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Articles containing the keyword 'random sampling'.

Category: Research article

article id 7710, category Research article
Pekka Hyvönen, Jaakko Heinonen. (2018). Estimating storm damage with the help of low-altitude photographs and different sampling designs and estimators. Silva Fennica vol. 52 no. 3 article id 7710. https://doi.org/10.14214/sf.7710
Highlights: Digital photographs taken from low altitudes are usable for monitoring storm damage; Simple random sampling and ratio estimators resulted in similar standard errors; Characteristics of the storm influence the optimal flight plan and which variance estimator should be used; The developed model for simulations can be modified and utilized with future storms.

Climate change has been estimated to increase the risk of storm damage in forests in Finland. There is a growing need for methods to obtain information on the extent and severity of storm damage after a storm occurrence. The first objective of this study was to test whether digital photographs taken from aircrafts flying at low-altitude can be utilized in locating storm-damaged areas and estimating the need for harvesting of wind-thrown trees. The second objective was to test the performance of selected estimators. Depending on distances between flight lines, plots on lines and the used estimator, the relative standard errors of storm area estimates varied between 7.7 and 48.7%. For the area for harvesting and volume of wind-thrown trees, the relative standard errors of estimates varied between 16.8 and 167.3%. Using forest area information from Multisource National Forest Inventory data improved the accuracy of the estimates. However, performance of a simple random sampling estimator and ratio estimator were quite similar. Lindeberg’s method for variance estimation based on adjacent lines was sensitive to line directions in relation to possible trends in storm-damaged area locations. Our results showed that the tested method could be used in estimating storm-damaged area provided that the network of flight lines and photographs on lines are sufficiently dense. The developed model for simulations can be utilized also with forthcoming storms as model’s parameters can be freely adjusted to meet, e.g., the intensity and extent of the storm.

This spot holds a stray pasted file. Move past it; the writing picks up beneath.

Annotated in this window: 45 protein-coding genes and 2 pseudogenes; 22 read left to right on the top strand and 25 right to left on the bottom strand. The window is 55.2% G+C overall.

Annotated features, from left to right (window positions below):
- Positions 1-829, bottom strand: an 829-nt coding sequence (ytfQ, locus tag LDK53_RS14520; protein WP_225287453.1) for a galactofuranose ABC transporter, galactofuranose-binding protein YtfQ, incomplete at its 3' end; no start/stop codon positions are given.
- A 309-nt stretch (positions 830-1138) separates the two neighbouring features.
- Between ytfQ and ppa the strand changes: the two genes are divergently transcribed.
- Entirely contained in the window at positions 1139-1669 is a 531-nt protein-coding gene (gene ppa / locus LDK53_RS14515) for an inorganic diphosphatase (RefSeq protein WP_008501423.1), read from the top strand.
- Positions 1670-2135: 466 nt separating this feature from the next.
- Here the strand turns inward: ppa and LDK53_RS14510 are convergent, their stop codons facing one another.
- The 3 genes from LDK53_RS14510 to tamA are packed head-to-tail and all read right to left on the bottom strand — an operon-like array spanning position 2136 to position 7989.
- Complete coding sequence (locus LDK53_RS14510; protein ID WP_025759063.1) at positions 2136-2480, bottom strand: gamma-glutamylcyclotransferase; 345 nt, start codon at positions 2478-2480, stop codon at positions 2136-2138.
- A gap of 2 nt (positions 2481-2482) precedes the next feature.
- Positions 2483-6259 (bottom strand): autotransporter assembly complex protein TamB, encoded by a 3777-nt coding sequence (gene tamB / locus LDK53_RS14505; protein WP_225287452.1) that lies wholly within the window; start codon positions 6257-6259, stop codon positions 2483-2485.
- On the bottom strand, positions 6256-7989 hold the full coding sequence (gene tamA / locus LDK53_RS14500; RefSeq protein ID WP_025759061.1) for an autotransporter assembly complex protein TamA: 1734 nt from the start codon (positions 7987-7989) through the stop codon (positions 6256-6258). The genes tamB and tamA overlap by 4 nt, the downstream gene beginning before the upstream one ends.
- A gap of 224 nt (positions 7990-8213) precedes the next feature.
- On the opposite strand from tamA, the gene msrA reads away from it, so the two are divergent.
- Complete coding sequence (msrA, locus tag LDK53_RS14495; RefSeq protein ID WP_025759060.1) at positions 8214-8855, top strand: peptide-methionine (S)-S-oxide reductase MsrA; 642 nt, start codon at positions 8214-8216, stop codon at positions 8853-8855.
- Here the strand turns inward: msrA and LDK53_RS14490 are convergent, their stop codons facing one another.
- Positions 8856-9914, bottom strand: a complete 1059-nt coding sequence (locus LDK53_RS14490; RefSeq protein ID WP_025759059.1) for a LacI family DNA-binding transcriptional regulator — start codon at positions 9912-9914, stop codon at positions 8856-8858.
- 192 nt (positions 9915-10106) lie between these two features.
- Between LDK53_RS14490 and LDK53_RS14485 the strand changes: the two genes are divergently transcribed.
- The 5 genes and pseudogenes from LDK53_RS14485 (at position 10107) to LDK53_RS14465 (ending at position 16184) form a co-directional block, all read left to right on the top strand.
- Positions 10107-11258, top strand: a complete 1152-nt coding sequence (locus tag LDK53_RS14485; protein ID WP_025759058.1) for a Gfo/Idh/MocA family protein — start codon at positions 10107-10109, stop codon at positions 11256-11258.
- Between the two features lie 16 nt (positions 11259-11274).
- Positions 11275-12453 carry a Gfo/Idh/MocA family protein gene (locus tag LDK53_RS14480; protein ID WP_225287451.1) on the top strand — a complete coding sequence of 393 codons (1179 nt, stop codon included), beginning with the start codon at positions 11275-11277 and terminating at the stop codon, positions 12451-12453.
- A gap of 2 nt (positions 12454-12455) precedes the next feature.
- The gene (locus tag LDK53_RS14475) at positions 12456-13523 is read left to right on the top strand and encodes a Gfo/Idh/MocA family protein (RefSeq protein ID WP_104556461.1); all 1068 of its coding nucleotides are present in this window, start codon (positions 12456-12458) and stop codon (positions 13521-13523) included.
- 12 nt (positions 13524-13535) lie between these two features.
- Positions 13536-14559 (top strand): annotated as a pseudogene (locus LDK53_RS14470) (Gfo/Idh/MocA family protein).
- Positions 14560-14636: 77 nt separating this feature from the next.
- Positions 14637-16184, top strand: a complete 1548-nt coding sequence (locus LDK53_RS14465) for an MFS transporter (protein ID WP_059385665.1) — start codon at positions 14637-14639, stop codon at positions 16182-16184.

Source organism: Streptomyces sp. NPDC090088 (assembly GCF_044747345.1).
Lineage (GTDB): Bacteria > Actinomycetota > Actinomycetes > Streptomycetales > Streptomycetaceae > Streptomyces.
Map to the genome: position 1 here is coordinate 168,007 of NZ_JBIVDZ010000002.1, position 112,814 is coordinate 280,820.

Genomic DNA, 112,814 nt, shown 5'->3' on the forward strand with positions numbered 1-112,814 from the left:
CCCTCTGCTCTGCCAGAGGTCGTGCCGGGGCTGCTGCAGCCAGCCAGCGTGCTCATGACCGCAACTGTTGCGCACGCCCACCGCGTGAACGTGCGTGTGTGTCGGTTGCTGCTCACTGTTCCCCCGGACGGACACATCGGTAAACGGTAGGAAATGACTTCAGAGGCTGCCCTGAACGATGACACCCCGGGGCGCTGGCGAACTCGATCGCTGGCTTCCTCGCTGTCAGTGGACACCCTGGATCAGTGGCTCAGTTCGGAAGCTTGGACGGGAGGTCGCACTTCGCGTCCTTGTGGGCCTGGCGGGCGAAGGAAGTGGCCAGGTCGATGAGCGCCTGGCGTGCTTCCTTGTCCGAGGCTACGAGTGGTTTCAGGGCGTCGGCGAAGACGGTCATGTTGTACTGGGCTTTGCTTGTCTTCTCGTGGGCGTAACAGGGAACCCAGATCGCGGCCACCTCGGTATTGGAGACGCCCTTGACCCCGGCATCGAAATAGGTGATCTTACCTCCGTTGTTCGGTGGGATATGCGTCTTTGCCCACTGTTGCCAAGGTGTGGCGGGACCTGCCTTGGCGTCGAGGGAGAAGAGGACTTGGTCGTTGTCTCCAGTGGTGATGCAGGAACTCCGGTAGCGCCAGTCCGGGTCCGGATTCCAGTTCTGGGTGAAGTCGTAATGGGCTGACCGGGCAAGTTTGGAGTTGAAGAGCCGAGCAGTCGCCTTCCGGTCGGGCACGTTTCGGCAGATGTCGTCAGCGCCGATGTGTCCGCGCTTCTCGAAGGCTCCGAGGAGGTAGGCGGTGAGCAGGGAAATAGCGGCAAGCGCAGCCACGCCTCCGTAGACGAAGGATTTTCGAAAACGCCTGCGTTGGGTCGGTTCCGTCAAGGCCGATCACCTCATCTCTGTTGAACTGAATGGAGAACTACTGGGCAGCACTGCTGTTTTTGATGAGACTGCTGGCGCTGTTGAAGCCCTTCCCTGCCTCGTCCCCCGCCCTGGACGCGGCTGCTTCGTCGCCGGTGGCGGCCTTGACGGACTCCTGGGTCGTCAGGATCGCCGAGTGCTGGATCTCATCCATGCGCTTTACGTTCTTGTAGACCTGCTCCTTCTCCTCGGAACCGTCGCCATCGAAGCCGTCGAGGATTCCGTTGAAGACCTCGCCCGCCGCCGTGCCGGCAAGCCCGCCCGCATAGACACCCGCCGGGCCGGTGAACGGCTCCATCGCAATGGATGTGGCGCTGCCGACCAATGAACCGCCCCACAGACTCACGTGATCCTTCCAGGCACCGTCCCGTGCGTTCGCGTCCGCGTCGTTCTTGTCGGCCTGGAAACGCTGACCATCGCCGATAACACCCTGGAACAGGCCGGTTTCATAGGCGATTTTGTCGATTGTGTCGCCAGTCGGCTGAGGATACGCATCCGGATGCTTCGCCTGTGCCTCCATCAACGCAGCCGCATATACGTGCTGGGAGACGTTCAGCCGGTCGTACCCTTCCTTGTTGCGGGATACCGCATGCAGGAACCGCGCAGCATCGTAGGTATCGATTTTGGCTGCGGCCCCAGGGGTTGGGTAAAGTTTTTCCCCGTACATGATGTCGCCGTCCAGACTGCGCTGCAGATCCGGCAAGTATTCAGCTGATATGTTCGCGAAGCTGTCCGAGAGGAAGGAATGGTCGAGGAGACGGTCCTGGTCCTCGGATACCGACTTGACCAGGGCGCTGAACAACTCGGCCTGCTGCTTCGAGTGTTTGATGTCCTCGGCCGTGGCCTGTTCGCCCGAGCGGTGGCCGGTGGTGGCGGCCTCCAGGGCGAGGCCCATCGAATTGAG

• Hyvönen, Natural Resources Institute Finland (Luke), Bioeconomy and environment, Yliopistokatu 6, FI-80100 Joensuu, Finland ORCID ID:E-mail: pekka.hyvonen@luke.fi (email)
  • Heinonen, ORCID ID:E-mail: jaakkoheinonen@gmail.com
article id 925, category Research article
Steen Magnussen. (2013). An assessment of three variance estimators for the k-nearest neighbour technique. Silva Fennica vol. 47 no. 1 article id 925. https://doi.org/10.14214/sf.925
A jackknife (JK), a bootstrap (BOOT), and an empirical difference estimator (EDE) of totals and variance were assessed in simulated sampling from three artificial but realistic complex multivariate populations (N = 8000 elements) organized in clusters of four elements. Intra-cluster correlations of the target variables (Y) varied from 0.03 to 0.26. Time-saving implementations of JK and BOOT are detailed. In simple random sampling (SRS), bias in totals was ≤ 0.4% for the two largest sample sizes (n = 200, 300), but slightly larger for n = 50, and 100. In cluster sampling (CLU) bias was typically 0.1% higher and more variable. The lowest overall bias was in EDE. In both SRS and CLU, JK estimates of standard error were slightly (3%) too high, while the bootstrap estimates in both SRS and CLU were too low (8%). Estimates of error suggested a trend in EDE toward an overestimation with increasing sample size. Calculated 95% confidence intervals achieved a coverage that in most cases was fairly close (± 2%) to the nominal level. For estimation of a population total the EDE estimator appears to be slightly better than the JK estimator.
  • Magnussen, Canadian Forest Service, Natural Resources Canada, 505 West Burnside Road, Victoria BC V8Z 1M5 Canada ORCID ID:E-mail: steen.magnussen@nrcan.gc.ca (email)
article id 354, category Research article